• Senate doubles raw milk threshold
    By PETER HIRSCHFELD Vermont Press Bureau | April 10,2008
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    MONTPELIER — An agricultural tradition as old as Vermont itself may soon enjoy a revival.

    The Vermont Senate on Wednesday gave its approval to a bill that would increase the amount of raw milk that can be legally sold on Vermont farms. The 50-quart limit approved by senators Wednesday doubles the old threshold and sets the stage for a growing movement to allow unlimited sales of unpasteurized milk in Vermont.

    "This bill represents an important first step in allowing dairy farmers of Vermont to set their own price for milk and take advantage of a growing market in Vermont," said Amy Shollenberger, head of Rural Vermont, a farm advocacy group that lobbied for the legislation.

    Dairy farmers get a minimum of $5 per gallon for raw milk, triple the price they get in the commodity market. Shollenberger said raw milk sales could single-handedly boost the financial viability of hundreds of small farms in the state.

    The Agency of Agriculture also has agreed to lift a longstanding ban on advertising raw milk sales. By allowing farmers to market their unpasteurized milk, Shollenberger said, the dairy industry will cultivate a niche market for an increasingly popular "farm-fresh" product.

    "It's a really big step for farmers because up until this point they haven't been allowed to advertise."

    Rep. Kathy Pellett, a Chester Democrat, sponsored the legislation, which has already won approval in the House. She said Wednesday that the bill moves Vermont closer toward her ultimate goal of unlimited raw milk sales.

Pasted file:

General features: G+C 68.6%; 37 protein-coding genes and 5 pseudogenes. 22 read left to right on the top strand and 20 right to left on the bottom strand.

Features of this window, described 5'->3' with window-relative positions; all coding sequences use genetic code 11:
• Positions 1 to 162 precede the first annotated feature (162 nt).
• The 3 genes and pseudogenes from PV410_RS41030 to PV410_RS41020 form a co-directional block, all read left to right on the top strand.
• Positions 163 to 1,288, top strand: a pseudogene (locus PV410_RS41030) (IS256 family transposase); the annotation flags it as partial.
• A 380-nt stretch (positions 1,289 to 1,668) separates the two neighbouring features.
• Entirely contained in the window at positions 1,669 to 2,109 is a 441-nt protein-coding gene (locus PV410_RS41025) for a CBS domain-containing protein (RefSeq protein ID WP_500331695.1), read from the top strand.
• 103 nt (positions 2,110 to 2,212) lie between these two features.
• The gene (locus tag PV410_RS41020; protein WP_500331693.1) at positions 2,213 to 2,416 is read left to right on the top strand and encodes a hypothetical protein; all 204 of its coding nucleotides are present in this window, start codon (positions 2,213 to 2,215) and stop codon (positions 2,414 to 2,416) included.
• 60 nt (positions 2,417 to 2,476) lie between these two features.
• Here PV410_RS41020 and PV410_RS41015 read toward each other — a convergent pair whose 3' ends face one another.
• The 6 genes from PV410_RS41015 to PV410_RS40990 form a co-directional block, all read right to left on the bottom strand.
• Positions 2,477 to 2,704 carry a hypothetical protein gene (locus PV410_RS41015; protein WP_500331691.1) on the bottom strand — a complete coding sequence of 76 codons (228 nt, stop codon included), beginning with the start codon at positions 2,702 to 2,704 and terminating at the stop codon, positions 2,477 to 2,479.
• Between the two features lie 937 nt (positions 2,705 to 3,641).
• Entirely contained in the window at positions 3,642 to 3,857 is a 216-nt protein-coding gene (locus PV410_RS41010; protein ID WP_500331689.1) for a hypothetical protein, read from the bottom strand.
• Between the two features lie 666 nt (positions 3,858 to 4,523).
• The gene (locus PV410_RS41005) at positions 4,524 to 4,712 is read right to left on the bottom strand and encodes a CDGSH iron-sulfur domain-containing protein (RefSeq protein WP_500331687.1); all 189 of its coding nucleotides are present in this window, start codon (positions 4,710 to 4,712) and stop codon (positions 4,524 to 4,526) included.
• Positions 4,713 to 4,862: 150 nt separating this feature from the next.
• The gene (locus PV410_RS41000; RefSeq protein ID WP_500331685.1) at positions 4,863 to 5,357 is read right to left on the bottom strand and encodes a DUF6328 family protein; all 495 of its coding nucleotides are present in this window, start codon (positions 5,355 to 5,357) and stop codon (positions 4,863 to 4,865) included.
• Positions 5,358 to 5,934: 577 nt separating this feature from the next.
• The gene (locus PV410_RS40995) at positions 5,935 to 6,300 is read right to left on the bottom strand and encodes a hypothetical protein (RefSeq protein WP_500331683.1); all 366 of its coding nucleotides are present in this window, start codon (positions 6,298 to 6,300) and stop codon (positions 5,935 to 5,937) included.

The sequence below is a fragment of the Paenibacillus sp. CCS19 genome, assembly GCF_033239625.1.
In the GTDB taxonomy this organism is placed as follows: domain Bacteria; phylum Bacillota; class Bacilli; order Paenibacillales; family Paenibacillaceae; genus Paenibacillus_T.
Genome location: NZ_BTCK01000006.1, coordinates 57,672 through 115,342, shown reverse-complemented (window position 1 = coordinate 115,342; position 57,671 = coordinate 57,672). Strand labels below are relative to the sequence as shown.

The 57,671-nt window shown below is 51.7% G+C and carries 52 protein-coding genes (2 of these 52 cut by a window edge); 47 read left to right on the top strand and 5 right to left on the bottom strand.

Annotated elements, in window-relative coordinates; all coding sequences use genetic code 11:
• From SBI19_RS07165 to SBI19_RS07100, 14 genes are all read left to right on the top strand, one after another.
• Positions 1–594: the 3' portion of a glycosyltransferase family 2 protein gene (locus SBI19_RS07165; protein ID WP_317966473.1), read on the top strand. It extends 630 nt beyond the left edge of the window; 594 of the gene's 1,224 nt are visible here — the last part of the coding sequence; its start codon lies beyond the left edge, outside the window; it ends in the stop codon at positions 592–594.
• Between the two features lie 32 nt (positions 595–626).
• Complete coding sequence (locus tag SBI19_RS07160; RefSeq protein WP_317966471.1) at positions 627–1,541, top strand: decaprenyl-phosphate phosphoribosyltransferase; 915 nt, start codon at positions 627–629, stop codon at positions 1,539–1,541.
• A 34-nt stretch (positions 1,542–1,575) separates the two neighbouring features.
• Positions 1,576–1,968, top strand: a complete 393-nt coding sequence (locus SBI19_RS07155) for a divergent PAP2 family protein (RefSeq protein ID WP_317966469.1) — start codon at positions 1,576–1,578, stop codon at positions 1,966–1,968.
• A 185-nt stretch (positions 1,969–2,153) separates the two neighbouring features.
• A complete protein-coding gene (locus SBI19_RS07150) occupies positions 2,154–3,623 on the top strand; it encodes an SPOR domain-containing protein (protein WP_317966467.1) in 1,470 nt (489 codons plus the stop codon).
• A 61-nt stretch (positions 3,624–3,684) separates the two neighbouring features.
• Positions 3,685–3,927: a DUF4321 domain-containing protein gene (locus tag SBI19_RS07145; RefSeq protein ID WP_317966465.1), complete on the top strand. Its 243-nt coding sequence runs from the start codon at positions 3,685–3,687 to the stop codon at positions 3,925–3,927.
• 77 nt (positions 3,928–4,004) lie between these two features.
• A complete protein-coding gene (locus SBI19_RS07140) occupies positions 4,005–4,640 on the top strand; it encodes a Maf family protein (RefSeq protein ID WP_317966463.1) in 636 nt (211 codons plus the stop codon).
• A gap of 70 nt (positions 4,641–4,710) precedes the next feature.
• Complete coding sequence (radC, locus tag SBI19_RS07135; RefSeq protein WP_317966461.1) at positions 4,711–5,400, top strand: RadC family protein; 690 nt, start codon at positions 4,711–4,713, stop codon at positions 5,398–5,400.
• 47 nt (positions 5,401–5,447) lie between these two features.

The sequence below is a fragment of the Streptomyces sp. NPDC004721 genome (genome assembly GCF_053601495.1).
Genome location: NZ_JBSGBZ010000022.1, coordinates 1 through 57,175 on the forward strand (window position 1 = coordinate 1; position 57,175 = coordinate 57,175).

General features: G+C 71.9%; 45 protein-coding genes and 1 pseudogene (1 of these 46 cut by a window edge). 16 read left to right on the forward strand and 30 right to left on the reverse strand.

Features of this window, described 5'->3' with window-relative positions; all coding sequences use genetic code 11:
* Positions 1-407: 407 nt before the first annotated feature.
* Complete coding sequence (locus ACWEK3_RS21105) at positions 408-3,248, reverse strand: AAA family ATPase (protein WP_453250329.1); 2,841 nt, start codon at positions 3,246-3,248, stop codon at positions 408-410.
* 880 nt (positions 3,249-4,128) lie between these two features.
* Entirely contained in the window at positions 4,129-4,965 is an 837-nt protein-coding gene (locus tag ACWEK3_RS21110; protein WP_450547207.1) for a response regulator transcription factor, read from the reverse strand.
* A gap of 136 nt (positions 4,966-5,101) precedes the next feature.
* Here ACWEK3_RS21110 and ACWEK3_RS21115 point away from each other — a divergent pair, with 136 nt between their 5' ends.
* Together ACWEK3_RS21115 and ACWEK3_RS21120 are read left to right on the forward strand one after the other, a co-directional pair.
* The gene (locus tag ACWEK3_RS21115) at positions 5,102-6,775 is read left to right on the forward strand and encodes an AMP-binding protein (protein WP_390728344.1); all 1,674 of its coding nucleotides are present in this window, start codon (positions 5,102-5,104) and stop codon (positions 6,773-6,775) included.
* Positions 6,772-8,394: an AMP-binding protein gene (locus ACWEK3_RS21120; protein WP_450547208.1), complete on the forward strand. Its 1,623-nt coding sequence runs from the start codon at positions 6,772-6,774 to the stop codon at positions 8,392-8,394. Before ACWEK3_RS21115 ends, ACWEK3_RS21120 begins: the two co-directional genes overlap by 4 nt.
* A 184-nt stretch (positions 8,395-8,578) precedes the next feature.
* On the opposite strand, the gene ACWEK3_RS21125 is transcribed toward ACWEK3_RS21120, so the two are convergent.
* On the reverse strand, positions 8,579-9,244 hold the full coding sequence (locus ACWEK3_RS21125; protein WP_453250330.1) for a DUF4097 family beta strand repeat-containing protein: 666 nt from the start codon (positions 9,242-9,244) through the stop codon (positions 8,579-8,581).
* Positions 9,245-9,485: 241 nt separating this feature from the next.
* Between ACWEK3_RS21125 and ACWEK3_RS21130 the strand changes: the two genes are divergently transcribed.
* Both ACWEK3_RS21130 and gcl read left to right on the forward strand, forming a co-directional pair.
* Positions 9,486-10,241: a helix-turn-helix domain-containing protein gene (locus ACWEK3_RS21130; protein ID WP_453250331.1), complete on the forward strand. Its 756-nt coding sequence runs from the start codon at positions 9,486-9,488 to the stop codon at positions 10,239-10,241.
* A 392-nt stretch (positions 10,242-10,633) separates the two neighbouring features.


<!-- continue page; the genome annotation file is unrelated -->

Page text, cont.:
"It's really an incremental move. It can only be considered a first step," Pellett said. "Selling 50 quarts a day will not enable (farmers) to make a living selling raw milk, but it is a step in the right direction."

    Earlier in the session, lawmakers had considered a bill that would have allowed unlimited sales of raw milk. Concerns over how to certify raw milk sellers and ensure milk safety scuttled the legislation.

    But Shollenberger said she's optimistic that the effort will win wider support next year.

    "There has been an agreement … that farmers should have this opportunity," Shollenberger said. "Legislators and the Agency of Agriculture have said they're committed to figuring out a way to allow for more sales of raw milk and make sure we're doing it safely."
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